Tech Guide

Android users can now read websites even when there isn't a connection available -- here's how

Key Points
  • Chrome for Android now lets you save entire websites for reading later.
  • It's perfect for folks who want to read where a connection isn't available, like on the subway.
  • It's only available for Android users right now, unfortunately, but iOS users should try "Read it Later" or "Pocket."

Google rolled out a new feature for Android users on Monday that allows them to save entire Websites in Chrome for reading later.

With just one single long press, you can save a site and then read it when you're underground on the subway without a connection, up in a plane,or anywhere else where you're far from a network.

Unlike similar options that allow you to save the text of an article for later, Chrome's feature saves the entire website so that you can view it was meant to be. Here's how.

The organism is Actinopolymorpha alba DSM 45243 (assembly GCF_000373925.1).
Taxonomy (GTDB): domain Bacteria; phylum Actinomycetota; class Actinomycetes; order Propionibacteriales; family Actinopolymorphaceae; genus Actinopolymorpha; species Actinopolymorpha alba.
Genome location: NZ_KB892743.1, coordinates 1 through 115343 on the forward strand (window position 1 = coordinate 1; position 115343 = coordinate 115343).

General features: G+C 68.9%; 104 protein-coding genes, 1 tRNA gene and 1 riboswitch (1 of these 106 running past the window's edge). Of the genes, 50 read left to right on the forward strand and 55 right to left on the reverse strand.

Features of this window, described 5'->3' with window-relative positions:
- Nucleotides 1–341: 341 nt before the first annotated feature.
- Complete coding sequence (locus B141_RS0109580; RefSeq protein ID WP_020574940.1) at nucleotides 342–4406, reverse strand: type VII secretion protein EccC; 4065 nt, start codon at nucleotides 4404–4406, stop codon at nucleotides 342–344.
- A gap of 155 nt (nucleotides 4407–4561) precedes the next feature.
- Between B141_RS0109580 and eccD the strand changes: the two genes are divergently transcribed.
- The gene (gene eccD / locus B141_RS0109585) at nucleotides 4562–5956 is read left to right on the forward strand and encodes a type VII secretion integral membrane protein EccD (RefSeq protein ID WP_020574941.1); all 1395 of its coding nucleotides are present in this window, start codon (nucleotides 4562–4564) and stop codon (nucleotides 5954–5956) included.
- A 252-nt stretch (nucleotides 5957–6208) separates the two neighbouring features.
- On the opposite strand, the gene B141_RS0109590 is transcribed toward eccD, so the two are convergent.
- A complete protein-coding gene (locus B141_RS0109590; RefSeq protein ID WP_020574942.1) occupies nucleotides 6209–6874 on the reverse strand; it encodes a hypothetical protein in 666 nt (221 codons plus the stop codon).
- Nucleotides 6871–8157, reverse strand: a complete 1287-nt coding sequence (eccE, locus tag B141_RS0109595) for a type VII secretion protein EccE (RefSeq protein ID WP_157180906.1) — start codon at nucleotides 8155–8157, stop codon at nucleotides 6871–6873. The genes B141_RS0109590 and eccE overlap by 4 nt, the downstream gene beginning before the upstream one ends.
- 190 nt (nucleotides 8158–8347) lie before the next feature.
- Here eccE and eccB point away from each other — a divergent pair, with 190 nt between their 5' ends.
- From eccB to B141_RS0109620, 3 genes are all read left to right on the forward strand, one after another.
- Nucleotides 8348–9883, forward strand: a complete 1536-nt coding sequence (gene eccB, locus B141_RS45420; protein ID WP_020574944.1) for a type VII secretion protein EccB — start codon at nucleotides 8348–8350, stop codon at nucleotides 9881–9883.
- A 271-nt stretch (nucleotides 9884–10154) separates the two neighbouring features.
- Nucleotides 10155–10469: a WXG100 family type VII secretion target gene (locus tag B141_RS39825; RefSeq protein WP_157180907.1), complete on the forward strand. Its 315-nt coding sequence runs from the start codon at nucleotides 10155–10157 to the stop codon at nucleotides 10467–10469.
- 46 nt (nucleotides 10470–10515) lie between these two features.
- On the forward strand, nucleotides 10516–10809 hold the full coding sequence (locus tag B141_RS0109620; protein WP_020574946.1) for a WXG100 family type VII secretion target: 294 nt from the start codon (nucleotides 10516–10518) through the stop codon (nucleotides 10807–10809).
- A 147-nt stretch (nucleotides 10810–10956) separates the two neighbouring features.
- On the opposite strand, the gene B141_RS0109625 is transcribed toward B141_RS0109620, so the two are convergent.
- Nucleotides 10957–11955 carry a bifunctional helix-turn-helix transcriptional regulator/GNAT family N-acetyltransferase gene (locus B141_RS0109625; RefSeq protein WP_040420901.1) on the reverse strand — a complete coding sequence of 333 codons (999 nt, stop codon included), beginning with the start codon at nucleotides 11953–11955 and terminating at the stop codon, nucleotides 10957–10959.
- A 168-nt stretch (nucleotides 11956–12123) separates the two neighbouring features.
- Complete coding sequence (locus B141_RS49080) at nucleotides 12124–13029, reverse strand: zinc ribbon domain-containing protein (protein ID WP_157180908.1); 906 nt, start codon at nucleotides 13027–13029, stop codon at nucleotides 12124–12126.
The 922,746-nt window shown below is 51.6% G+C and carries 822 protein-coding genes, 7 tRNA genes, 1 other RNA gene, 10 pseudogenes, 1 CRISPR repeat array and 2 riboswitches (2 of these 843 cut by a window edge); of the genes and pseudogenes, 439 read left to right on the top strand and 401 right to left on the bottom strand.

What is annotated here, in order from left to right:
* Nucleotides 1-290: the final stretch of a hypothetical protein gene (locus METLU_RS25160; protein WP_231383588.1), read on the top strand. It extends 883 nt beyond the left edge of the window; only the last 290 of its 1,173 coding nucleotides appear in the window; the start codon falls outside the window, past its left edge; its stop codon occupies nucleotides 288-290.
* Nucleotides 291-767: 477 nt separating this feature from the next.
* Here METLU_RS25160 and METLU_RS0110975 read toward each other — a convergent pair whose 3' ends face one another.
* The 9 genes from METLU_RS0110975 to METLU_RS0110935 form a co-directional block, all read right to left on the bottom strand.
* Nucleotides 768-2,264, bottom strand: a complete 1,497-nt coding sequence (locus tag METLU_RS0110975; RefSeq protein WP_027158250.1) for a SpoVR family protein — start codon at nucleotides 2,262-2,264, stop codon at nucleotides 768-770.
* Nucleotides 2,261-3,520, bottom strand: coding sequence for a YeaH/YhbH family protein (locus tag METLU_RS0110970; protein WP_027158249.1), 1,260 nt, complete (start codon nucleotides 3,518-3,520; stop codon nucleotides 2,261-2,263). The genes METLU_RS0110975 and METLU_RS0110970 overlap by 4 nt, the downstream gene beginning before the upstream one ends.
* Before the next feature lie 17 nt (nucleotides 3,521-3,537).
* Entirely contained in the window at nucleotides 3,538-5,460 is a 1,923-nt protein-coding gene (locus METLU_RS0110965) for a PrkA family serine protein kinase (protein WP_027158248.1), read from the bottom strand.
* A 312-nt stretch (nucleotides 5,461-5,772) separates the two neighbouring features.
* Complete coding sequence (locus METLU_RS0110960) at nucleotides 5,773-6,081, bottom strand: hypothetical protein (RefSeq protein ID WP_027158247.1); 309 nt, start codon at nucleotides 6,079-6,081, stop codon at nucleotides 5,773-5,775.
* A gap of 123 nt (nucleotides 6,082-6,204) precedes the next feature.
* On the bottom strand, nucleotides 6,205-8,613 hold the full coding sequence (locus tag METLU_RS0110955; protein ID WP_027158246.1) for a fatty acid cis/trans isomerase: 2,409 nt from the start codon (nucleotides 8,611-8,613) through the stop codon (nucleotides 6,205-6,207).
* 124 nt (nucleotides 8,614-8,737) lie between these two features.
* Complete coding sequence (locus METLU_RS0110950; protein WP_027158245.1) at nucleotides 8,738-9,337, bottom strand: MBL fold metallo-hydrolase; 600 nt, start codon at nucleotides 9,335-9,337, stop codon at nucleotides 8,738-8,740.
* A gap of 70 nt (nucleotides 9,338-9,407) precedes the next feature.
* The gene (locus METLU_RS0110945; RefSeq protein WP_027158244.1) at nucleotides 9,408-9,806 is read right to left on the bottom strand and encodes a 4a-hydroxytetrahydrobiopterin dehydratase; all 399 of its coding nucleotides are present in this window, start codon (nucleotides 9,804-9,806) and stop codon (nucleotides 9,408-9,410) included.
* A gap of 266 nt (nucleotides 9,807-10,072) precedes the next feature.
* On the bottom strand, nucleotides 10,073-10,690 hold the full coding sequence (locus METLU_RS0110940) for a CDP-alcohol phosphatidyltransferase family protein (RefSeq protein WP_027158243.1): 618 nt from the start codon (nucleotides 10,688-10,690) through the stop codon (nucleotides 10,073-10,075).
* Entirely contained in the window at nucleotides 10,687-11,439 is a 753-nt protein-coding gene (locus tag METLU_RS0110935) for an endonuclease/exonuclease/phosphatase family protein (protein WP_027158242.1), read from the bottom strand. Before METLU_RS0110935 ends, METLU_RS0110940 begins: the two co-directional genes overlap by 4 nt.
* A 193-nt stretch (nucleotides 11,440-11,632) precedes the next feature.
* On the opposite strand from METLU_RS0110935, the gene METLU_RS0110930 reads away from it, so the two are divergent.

Todd Haselton | CNBC
  • Next, open up Chrome and head to a website with a list of stories you might want to read later, like
Todd Haselton | CNBC
  • Long press on any link and tap "Download link" from the popup menu.
Todd Haselton | CNBC
  • The link will download. If you don't have a connection, you can tell Chrome to download the story when you're back online.
Todd Haselton | CNBC
  • To access your save stories, just view your open tabs or tap the menu button and click "Downloads."

That's it! And don't be bummed if you're on iOS. Apps such as Pocket and Read it Later offer a similar experience.